City, County and Neighborhood News
Many articles in Inside Sacramento have described the failure of local elected officials to address the homelessness crisis. I hear your frustration and take responsibility for the failure. The crisis continues to grow. With it comes more suffering and misery among those living in our open spaces, more hardships for small business owners, more blight and trash in neighborhoods, more aggressive confrontations between campers and residents, and more crime.
Three efforts are underway in the city of Sacramento and Sacramento County that could significantly reduce the number of people living unsheltered while eliminating the worst impacts of encampments. I am working on these efforts and want your feedback.
With incumbent District Attorney Anne Marie Schubert vacating her office to run for state attorney general, voters in June will make a choice on the direction of law enforcement prosecutions in Sacramento County.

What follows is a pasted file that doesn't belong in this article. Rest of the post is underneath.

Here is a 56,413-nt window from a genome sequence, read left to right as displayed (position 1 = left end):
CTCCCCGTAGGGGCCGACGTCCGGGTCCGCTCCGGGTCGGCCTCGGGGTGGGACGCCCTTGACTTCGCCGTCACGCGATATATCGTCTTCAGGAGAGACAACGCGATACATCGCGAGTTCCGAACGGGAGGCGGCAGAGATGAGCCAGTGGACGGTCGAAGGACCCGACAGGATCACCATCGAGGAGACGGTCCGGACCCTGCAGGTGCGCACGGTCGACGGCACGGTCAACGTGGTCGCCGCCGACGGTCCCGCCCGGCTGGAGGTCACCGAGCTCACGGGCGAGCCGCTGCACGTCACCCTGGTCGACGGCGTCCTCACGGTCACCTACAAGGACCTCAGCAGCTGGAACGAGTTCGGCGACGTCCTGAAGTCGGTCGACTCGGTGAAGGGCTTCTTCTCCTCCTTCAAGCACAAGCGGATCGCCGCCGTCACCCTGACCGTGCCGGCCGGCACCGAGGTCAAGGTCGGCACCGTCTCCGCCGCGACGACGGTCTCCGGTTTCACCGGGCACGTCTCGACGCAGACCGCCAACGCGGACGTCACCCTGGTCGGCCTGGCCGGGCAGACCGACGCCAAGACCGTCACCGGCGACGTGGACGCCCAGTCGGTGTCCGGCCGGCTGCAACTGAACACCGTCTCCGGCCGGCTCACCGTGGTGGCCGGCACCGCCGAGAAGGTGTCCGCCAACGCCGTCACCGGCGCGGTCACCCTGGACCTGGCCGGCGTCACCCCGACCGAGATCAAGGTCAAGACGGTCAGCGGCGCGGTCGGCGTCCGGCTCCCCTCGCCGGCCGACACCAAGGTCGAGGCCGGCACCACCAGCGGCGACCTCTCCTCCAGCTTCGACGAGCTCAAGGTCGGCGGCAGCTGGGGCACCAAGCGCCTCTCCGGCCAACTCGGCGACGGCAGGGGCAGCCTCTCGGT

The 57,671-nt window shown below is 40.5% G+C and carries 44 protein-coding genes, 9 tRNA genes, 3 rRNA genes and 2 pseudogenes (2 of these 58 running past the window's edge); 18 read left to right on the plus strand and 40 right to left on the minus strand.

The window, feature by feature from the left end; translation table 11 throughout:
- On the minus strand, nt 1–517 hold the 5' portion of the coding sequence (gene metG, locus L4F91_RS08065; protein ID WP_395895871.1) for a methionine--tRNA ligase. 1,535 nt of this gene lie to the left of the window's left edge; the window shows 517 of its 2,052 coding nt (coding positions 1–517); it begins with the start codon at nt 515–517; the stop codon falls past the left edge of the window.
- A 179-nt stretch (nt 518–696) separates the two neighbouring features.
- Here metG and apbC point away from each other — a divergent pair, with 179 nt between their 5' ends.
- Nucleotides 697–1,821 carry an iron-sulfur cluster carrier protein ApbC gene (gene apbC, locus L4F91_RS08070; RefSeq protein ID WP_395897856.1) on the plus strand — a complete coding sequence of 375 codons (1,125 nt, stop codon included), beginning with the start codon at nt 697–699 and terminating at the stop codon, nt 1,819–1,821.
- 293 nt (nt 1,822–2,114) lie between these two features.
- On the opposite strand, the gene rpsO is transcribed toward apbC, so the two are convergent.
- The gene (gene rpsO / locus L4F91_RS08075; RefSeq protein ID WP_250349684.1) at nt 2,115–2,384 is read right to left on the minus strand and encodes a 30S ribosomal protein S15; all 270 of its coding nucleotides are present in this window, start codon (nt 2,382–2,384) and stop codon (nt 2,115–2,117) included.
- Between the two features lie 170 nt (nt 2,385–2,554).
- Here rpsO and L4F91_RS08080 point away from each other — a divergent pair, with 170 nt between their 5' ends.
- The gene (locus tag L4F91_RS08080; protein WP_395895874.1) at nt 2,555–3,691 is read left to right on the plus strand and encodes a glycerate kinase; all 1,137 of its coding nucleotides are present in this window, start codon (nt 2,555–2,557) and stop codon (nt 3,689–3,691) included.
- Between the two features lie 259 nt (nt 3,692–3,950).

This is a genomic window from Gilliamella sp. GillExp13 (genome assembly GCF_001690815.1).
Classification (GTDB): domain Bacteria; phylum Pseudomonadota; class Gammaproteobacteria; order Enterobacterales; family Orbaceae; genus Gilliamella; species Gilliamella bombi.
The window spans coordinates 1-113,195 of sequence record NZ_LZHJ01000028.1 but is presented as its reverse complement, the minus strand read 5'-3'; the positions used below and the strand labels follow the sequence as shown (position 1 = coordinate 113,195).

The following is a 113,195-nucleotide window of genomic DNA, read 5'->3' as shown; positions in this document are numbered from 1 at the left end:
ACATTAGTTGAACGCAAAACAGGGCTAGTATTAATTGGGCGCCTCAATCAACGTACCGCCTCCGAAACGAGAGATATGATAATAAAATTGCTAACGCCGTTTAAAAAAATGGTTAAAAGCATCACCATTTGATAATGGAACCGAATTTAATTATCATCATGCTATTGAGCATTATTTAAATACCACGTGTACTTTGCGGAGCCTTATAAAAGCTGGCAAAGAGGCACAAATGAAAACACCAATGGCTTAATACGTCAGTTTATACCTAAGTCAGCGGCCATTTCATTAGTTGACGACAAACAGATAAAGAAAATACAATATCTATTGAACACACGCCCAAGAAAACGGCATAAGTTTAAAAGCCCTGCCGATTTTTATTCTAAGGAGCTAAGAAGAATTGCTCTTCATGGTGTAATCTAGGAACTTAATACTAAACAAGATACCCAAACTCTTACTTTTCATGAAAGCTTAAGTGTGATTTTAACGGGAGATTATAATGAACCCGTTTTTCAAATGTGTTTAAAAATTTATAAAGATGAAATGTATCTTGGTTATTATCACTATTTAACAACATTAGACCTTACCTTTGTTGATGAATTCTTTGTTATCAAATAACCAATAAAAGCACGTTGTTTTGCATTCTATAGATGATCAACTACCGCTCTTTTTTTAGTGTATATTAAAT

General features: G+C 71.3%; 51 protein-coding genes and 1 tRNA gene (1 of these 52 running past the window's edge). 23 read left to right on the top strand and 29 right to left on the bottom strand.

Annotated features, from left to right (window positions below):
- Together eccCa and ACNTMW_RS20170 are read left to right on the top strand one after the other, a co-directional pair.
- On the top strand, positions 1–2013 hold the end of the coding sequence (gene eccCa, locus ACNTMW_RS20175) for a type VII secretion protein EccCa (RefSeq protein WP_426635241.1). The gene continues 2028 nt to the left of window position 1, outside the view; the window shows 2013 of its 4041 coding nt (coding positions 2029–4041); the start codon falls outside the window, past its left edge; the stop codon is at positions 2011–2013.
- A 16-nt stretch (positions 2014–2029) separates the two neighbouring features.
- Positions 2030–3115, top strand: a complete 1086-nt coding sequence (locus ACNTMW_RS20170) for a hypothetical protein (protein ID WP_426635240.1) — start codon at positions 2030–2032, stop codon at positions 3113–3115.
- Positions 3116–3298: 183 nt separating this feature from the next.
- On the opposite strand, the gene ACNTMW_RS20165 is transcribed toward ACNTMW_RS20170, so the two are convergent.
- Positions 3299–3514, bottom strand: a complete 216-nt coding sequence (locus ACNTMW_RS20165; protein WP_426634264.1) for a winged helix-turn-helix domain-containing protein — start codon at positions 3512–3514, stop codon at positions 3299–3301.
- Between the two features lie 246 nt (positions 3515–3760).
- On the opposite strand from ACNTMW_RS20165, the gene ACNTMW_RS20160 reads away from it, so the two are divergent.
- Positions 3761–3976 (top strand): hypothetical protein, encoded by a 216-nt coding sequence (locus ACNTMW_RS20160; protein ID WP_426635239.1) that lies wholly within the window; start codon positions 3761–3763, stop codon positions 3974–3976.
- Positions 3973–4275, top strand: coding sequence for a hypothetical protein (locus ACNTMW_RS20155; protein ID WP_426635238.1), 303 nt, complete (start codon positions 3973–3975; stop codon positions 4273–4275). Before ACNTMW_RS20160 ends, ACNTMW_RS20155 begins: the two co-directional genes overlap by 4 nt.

The contest is between current Assistant Chief Deputy District Attorney Thien Ho and Alana Matthews, a former member of the district attorney’s office who now works for Prosecutors Alliance of California.
For years, people in Pocket, Little Pocket and Land Park asked me when the Big Fix—the massive repair job on the Sacramento River levees—would start. Now many of us can’t wait for the work to hurry up and finish.
Sorry, but it’s going to be awhile. This year will see major progress when Army Corps of Engineers contractors move forward with something called “Contract 3” levee repairs.
Levee upgrades under “Contract 3” will cost $40.9 million and ensnare much of Pocket and Greenhaven. Residents are getting accustomed to significant disruptions. Zacharias Park is closed for another year. Parts of Garcia Bend Park are fenced off again.
Snuff out those menthol cigarettes and other flavored tobacco products. As of July, selling them is banned in Sacramento County.
The prohibition means flavored smokes are banned locally no matter what California voters decide in November, when a referendum could repeal a similar statewide ban. Flavored tobacco is often marketed to new and youthful customers as a less-harsh version of the original.